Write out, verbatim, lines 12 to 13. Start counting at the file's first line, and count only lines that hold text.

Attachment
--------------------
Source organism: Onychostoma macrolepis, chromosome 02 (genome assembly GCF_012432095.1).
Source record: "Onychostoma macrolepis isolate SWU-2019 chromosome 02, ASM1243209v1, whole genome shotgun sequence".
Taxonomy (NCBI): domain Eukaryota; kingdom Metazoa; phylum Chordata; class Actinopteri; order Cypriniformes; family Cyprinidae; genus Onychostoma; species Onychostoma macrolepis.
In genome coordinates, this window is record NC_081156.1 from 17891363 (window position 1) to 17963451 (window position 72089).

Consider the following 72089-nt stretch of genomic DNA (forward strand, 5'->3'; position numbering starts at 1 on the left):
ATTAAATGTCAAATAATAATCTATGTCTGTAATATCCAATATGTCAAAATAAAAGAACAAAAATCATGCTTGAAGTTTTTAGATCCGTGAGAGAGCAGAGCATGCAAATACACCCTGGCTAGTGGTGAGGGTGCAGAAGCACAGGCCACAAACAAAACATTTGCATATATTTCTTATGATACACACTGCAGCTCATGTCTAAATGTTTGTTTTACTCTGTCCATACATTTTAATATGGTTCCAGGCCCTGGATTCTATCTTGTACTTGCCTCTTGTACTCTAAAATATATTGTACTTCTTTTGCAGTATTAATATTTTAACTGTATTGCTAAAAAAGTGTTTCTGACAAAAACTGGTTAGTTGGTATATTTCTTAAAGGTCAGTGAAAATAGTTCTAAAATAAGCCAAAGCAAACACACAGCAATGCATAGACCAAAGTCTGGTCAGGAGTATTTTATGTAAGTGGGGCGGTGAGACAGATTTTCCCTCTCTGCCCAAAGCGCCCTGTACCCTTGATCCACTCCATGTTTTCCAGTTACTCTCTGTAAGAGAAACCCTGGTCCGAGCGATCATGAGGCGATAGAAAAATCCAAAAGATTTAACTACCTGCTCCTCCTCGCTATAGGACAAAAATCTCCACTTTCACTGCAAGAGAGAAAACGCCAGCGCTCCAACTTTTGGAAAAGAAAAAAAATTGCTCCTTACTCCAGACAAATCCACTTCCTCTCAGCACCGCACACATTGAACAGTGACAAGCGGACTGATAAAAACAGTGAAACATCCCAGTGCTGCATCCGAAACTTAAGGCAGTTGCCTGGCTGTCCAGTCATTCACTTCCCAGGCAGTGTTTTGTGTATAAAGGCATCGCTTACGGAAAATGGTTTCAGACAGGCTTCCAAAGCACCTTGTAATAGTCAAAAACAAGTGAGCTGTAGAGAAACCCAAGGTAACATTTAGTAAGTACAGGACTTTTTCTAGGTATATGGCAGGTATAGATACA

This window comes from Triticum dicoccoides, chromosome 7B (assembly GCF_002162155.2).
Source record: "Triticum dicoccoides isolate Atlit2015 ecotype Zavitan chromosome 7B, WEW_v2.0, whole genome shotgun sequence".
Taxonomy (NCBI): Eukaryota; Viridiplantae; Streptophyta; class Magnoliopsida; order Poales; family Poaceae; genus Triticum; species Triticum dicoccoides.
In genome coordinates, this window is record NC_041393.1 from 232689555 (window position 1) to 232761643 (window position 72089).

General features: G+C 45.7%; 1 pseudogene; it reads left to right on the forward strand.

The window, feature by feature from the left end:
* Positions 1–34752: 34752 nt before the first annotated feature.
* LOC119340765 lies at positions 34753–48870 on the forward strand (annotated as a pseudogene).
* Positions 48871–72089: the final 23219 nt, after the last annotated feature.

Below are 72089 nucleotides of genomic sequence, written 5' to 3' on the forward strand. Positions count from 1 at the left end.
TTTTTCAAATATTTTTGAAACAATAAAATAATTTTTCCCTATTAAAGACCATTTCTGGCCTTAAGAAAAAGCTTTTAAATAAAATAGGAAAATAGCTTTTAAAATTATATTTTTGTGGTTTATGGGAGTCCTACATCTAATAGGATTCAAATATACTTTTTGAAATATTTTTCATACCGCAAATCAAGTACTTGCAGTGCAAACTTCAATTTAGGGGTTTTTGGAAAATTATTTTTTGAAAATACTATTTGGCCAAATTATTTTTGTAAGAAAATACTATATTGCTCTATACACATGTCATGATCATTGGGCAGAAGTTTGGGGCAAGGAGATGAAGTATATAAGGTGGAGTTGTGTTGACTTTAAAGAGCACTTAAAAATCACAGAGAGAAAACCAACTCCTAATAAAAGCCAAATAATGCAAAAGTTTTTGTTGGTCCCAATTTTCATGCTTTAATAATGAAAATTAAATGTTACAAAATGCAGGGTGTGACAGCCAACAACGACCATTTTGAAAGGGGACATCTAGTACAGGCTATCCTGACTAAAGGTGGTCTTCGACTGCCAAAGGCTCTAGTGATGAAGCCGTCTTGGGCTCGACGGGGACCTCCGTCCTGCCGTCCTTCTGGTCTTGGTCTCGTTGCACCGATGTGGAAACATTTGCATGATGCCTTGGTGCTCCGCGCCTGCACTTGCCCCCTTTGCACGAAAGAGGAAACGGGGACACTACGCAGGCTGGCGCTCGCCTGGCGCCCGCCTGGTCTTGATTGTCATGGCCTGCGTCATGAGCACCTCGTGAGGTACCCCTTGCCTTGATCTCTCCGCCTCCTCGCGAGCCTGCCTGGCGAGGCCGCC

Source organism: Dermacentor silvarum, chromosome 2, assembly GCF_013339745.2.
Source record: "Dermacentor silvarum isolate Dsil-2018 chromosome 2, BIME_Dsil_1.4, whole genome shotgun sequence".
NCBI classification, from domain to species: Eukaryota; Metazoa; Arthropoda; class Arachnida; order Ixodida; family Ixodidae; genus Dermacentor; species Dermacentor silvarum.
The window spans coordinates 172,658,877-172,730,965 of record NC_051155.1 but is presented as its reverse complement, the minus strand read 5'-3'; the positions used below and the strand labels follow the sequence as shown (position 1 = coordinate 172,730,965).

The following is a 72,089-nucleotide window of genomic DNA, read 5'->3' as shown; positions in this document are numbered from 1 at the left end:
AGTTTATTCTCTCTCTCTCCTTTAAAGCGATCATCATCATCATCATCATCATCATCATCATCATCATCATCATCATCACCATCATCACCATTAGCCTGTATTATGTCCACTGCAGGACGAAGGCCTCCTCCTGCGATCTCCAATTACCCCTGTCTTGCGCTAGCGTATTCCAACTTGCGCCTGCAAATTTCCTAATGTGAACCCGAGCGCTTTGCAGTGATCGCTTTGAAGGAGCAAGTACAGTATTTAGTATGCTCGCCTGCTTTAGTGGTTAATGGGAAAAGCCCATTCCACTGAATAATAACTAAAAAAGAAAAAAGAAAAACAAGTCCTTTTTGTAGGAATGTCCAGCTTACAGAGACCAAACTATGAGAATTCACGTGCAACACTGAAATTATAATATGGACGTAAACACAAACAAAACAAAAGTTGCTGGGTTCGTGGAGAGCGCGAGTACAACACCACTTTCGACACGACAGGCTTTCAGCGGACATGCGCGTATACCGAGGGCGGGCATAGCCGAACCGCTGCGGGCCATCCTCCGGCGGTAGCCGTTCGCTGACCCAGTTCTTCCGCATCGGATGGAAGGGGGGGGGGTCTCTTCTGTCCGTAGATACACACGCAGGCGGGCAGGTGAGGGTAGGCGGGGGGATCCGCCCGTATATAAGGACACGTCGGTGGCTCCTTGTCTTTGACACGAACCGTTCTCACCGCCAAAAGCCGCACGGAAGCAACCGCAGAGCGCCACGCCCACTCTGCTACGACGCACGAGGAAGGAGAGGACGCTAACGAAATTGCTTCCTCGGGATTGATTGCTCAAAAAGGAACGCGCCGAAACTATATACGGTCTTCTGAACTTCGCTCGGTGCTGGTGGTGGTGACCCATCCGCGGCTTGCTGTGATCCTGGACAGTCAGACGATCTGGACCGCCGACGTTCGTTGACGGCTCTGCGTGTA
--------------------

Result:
The window, feature by feature from the left end:
* Positions 1–34752: 34752 nt before the first annotated feature.